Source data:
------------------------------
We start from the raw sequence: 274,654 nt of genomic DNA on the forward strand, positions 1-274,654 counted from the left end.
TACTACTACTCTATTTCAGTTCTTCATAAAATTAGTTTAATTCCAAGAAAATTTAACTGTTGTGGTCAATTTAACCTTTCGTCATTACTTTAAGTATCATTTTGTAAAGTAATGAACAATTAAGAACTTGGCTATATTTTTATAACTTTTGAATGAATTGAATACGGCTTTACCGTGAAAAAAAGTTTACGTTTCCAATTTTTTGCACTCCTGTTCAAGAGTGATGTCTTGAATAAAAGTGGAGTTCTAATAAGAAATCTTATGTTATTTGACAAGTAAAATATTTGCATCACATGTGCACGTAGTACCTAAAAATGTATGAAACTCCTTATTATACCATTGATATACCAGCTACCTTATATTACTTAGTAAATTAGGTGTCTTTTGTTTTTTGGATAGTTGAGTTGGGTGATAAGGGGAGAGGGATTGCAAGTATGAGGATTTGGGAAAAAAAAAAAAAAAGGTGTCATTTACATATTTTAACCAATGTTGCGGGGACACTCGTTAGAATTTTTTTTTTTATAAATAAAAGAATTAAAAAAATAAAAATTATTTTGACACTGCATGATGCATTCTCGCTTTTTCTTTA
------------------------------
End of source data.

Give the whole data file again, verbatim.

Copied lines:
We start from the raw sequence: 274,654 nt of genomic DNA on the forward strand, positions 1-274,654 counted from the left end.
TACTACTACTCTATTTCAGTTCTTCATAAAATTAGTTTAATTCCAAGAAAATTTAACTGTTGTGGTCAATTTAACCTTTCGTCATTACTTTAAGTATCATTTTGTAAAGTAATGAACAATTAAGAACTTGGCTATATTTTTATAACTTTTGAATGAATTGAATACGGCTTTACCGTGAAAAAAAGTTTACGTTTCCAATTTTTTGCACTCCTGTTCAAGAGTGATGTCTTGAATAAAAGTGGAGTTCTAATAAGAAATCTTATGTTATTTGACAAGTAAAATATTTGCATCACATGTGCACGTAGTACCTAAAAATGTATGAAACTCCTTATTATACCATTGATATACCAGCTACCTTATATTACTTAGTAAATTAGGTGTCTTTTGTTTTTTGGATAGTTGAGTTGGGTGATAAGGGGAGAGGGATTGCAAGTATGAGGATTTGGGAAAAAAAAAAAAAAAGGTGTCATTTACATATTTTAACCAATGTTGCGGGGACACTCGTTAGAATTTTTTTTTTTATAAATAAAAGAATTAAAAAAATAAAAATTATTTTGACACTGCATGATGCATTCTCGCTTTTTCTTTA